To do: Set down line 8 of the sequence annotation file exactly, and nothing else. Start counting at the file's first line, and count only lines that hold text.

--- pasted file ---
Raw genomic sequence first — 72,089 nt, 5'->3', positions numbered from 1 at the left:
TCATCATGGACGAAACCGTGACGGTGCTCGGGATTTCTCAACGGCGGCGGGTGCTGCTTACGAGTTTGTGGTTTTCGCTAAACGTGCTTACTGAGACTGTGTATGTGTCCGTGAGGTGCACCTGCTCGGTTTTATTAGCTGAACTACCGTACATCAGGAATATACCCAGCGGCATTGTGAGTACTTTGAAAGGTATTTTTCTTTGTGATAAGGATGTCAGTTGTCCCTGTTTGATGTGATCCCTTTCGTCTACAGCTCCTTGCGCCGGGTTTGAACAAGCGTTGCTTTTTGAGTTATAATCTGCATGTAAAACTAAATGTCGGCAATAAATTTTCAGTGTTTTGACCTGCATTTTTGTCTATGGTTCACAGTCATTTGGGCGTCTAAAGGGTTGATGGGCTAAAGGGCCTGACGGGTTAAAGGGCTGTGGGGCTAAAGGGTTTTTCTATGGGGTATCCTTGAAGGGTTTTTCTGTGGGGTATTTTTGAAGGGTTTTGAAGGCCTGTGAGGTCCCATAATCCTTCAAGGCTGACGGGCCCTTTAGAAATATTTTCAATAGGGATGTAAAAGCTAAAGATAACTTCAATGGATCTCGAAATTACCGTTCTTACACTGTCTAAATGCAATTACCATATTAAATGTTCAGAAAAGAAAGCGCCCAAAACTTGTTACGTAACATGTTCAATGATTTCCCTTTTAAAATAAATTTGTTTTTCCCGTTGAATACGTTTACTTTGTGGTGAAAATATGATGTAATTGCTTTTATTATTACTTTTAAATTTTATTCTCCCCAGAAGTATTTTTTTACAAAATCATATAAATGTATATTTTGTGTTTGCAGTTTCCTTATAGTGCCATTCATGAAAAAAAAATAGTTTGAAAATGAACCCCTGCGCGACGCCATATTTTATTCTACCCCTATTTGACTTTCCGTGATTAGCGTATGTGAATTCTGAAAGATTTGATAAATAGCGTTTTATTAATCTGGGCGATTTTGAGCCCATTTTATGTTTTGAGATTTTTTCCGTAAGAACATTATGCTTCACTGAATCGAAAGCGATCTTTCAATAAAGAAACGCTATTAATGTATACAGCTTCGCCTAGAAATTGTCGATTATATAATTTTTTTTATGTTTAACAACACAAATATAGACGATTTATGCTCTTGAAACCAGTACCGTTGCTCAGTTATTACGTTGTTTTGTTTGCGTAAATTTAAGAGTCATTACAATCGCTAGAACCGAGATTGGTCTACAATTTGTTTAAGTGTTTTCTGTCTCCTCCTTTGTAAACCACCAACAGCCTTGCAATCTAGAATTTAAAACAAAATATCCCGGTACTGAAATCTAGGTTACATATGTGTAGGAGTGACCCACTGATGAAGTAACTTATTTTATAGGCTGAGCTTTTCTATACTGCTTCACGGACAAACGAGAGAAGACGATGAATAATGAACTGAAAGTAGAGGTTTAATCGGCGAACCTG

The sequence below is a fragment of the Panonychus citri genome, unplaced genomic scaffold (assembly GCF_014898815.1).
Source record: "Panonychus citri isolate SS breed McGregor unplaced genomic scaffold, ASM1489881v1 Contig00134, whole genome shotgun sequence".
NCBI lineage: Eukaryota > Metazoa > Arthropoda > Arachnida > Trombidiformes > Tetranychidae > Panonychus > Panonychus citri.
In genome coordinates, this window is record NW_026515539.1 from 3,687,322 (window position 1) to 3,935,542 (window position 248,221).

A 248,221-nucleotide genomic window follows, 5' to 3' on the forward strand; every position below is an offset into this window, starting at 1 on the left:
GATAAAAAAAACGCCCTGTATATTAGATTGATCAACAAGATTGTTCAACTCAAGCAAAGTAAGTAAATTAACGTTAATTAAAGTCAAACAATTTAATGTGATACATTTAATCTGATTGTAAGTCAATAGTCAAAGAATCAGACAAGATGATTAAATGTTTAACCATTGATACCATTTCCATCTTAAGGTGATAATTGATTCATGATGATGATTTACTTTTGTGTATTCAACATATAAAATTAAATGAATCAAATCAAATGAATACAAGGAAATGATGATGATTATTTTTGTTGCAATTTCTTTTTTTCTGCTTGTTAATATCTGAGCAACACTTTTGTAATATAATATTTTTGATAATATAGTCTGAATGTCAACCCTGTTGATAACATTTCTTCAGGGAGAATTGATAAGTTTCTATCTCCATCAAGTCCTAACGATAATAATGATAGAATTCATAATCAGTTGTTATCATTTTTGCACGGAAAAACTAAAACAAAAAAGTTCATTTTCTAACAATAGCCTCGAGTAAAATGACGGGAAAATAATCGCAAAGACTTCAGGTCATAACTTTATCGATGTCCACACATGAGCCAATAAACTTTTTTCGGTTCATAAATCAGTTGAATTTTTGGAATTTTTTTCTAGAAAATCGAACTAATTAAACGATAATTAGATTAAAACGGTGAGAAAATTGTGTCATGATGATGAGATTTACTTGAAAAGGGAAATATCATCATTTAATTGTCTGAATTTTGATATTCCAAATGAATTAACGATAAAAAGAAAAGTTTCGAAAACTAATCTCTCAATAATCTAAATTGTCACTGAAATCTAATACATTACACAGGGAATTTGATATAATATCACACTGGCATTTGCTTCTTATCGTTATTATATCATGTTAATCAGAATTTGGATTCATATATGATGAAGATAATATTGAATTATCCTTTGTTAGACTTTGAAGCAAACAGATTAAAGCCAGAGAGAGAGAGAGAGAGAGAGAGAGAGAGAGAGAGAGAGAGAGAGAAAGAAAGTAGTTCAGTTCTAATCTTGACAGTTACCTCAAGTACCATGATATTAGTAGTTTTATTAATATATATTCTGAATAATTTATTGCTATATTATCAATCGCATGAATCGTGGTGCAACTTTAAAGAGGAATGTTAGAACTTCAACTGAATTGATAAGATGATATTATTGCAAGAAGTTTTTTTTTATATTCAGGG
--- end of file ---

GATAAAAAAAACGCCCTGTATATTAGATTGATCAACAAGATTGTTCAACTCAAGCAAAGTAAGTAAATTAACGTTAATTAAAGTCAAACAATTTAATGTGATACATTTAATCTGATTGTAAGTCAATAGTCAAAGAATCAGACAAGATGATTAAATGTTTAACCATTGATACCATTTCCATCTTAAGGTGATAATTGATTCATGATGATGATTTACTTTTGTGTATTCAACATATAAAATTAAATGAATCAAATCAAATGAATACAAGGAAATGATGATGATTATTTTTGTTGCAATTTCTTTTTTTCTGCTTGTTAATATCTGAGCAACACTTTTGTAATATAATATTTTTGATAATATAGTCTGAATGTCAACCCTGTTGATAACATTTCTTCAGGGAGAATTGATAAGTTTCTATCTCCATCAAGTCCTAACGATAATAATGATAGAATTCATAATCAGTTGTTATCATTTTTGCACGGAAAAACTAAAACAAAAAAGTTCATTTTCTAACAATAGCCTCGAGTAAAATGACGGGAAAATAATCGCAAAGACTTCAGGTCATAACTTTATCGATGTCCACACATGAGCCAATAAACTTTTTTCGGTTCATAAATCAGTTGAATTTTTGGAATTTTTTTCTAGAAAATCGAACTAATTAAACGATAATTAGATTAAAACGGTGAGAAAATTGTGTCATGATGATGAGATTTACTTGAAAAGGGAAATATCATCATTTAATTGTCTGAATTTTGATATTCCAAATGAATTAACGATAAAAAGAAAAGTTTCGAAAACTAATCTCTCAATAATCTAAATTGTCACTGAAATCTAATACATTACACAGGGAATTTGATATAATATCACACTGGCATTTGCTTCTTATCGTTATTATATCATGTTAATCAGAATTTGGATTCATATATGATGAAGATAATATTGAATTATCCTTTGTTAGACTTTGAAGCAAACAGATTAAAGCCAGAGAGAGAGAGAGAGAGAGAGAGAGAGAGAGAGAGAGAGAGAGAGAAAGAAAGTAGTTCAGTTCTAATCTTGACAGTTACCTCAAGTACCATGATATTAGTAGTTTTATTAATATATATTCTGAATAATTTATTGCTATATTATCAATCGCATGAATCGTGGTGCAACTTTAAAGAGGAATGTTAGAACTTCAACTGAATTGATAAGATGATATTATTGCAAGAAGTTTTTTTTTATATTCAGGG